cell phone should be ok but i still wouldn't do it but ipod touch or any ipod is a horrible idea (some have harddrives)
TyMan210 in reply to hemmikarlDec 17, 2009. 11:47 PM
Only the iPod mini and the iPod photo have hard drives. Unless, you have an old Classic.
hemmikarl in reply to TyMan210Dec 18, 2009. 4:31 AM
Ipod classic has also a hard drive...
also Ipod video V5 and older....
so I have had 2 ipods and both have had hard drives... so you can´t say that only the ipod mini and photo have hard drives...
if it's lagrer than 20gb it probobly has a hard drive...

TyMan210 in reply to hemmikarlDec 18, 2009. 12:24 PM
What I mean is, the Mini and Photo are the only ones that weren't upgraded to flash memory. That's why I said have not had.
tanmanknex in reply to hemmikarlMay 15, 2009. 10:29 PM
all of the newer ones are flash but i'm going to do it to cell phone only (probably) seeing as i already have a good charger for my ipod.
lioneyexp says: May 16, 2009. 7:49 PM
how much energy is lost from the large coil to the smaller one?
tanmanknex in reply to lioneyexpMay 16, 2009. 11:38 PM
depends on quite a few things. one of them is distance. see comment further down about a 1:1 ratio.
gxb5443 says: May 12, 2009. 12:30 PM
Do the inductances have to match between the two coils have to be the same?
evildoctorbluetooth in reply to gxb5443May 14, 2009. 7:31 AM
no, however the number of coils on both sides along with the distance between them (called the mutually inducive element) and the load you use will affect the applied emf to the secondary circuit.
gxb5443 in reply to evildoctorbluetoothMay 14, 2009. 10:52 PM
the load will have effect? How do you take that into account? So this way is just two arbitrary coils that will couple together. If you tuned the base and receiver to be in resonance, wouldn't that transfer as close to 100% power transfer as you can get?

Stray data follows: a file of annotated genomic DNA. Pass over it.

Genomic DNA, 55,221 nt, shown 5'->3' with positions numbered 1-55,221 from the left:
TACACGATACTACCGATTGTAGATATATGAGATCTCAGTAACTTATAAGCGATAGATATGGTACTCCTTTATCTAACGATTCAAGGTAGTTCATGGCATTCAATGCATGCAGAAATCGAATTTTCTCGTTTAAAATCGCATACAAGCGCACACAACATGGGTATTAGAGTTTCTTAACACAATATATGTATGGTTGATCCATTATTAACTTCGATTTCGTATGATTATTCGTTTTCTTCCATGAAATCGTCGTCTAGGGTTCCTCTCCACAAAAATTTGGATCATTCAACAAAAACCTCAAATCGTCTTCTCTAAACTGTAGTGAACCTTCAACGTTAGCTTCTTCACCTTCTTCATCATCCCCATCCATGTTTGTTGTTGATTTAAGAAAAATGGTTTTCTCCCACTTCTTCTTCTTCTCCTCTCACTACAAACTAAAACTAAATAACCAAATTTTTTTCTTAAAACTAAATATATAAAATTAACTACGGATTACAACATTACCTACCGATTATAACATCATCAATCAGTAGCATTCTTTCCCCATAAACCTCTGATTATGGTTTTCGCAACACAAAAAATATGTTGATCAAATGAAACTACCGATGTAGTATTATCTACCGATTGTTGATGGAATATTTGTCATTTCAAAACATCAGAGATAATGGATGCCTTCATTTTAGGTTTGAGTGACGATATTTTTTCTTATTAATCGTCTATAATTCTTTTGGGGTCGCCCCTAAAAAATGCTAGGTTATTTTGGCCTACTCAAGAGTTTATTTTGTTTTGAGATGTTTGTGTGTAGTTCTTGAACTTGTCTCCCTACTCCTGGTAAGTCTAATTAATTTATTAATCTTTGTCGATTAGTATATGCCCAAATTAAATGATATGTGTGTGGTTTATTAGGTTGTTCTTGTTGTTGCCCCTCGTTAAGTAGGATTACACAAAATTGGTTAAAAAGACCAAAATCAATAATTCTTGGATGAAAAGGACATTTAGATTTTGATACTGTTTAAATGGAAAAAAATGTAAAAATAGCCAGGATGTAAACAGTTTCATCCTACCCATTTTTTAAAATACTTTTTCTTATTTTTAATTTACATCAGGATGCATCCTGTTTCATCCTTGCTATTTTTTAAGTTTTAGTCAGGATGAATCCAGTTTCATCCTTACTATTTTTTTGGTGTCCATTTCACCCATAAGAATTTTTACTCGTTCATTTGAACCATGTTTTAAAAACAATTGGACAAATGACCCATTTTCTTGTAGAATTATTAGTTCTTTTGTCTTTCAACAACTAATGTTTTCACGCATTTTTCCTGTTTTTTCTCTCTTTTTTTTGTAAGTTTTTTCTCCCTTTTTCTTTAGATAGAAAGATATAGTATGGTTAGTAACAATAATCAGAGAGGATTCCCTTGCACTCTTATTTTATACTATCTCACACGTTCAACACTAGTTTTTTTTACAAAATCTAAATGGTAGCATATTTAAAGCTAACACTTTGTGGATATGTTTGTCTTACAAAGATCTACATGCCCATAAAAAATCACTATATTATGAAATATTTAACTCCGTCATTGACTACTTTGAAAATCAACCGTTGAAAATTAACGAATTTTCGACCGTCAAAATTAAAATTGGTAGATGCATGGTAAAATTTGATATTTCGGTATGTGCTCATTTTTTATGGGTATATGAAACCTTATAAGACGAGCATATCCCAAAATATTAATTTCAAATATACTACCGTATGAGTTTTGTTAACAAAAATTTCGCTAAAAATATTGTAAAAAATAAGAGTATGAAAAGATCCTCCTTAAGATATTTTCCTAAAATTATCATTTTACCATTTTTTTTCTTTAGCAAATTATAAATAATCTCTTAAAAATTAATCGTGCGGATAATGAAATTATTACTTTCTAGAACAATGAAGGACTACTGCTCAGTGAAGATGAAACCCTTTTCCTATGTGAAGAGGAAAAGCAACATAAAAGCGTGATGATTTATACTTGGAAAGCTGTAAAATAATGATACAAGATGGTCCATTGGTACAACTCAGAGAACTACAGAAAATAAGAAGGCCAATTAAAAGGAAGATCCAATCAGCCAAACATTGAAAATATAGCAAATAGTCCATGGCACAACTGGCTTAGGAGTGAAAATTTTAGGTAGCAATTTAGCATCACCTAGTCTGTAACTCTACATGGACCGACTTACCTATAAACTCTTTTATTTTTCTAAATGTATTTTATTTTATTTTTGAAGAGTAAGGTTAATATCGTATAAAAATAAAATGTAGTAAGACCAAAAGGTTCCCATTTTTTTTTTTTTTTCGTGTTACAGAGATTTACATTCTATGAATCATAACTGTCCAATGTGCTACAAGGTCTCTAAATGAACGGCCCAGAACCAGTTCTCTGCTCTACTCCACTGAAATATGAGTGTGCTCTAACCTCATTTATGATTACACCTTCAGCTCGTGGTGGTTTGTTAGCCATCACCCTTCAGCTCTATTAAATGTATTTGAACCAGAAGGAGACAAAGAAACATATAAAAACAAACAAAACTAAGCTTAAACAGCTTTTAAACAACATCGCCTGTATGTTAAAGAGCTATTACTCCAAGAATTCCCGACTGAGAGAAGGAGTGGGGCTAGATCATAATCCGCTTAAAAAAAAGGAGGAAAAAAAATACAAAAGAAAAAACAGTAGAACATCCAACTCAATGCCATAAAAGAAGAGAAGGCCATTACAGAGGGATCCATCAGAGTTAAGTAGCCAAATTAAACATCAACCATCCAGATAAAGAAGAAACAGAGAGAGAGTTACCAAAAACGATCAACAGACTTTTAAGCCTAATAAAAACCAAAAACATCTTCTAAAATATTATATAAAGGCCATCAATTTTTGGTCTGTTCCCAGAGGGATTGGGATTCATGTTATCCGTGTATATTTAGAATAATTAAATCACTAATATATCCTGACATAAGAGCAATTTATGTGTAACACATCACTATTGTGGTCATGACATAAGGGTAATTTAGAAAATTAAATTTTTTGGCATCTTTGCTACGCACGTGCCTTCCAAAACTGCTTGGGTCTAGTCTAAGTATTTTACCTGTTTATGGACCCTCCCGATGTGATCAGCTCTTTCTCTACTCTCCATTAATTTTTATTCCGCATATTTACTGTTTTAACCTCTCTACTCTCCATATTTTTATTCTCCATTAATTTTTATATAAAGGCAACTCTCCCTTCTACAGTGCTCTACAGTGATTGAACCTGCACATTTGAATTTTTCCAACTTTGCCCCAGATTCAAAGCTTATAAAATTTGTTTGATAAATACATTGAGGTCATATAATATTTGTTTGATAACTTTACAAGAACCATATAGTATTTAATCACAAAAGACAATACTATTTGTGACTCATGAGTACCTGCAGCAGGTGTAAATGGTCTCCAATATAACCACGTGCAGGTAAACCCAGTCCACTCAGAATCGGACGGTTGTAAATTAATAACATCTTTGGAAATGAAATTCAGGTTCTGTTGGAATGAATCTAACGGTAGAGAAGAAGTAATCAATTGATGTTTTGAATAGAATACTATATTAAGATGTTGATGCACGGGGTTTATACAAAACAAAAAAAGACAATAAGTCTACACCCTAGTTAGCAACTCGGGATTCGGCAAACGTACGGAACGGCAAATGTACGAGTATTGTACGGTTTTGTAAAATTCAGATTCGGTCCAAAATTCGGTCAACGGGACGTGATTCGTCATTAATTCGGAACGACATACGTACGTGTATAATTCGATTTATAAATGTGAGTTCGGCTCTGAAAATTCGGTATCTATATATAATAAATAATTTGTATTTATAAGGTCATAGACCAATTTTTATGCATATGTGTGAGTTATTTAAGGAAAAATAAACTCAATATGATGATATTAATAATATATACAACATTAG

gxb5443 in reply to evildoctorbluetoothMay 14, 2009. 11:15 AM
oh so this will transfer power no matter what. If the the base and reciever were tuned to one another though there would be way greater efficiency, right?
evildoctorbluetooth in reply to gxb5443May 15, 2009. 7:14 AM
If the Circuit reached resonance, there would be voltage/current magnification, which you may have to consider when choosing your components. the advantage would be that energy would only be dispersed A, in the resistive element, and in the space between the coils. i looked it up, and every time the distance doubles, you lose magnetic power by a factor of 4.
sabre says: May 12, 2009. 1:28 PM
LED's arent meant for AC current. its a light emmitting diode, meaning it only allows electricity to pass through in one direction.
tboehmer in reply to sabreMay 14, 2009. 8:08 AM
Since the frequency is so high our eyes can't perceive the difference (only in brightness maybe), so inserting diodes pointless (and redundant if you did a half-wave rectifier).
robomaniac in reply to sabreMay 12, 2009. 5:06 PM
It does not matter, the LED will glow when the sine wave is on the positive side. You will not break the LED by doing so.
ChunkMunk01 says: May 12, 2009. 7:45 PM
Hey guy, Just wondering how much electronics experience you really have. When you wire two capacitors in SERIES as your picture shows, their series capacitance does not increase, only their breakdown voltage, as the voltage is divided by the two devices in series. To add capacitances with capacitors, you wire them in parallel. PS. on the last page of the instructable, your full wave rectifier schematic shows your 4 diode bridge, your two wires for dc out, and two capacitors of different values in PARALLEL, which is redundant unless you're adding the capacitive values to find a resonant frequency. Seeing as how their purpose is to smooth the output of the rectifier, in general, the bigger the better. done and done.
lorikix says: May 12, 2009. 8:36 AM
Do you have a simple circuit diagram you can show us?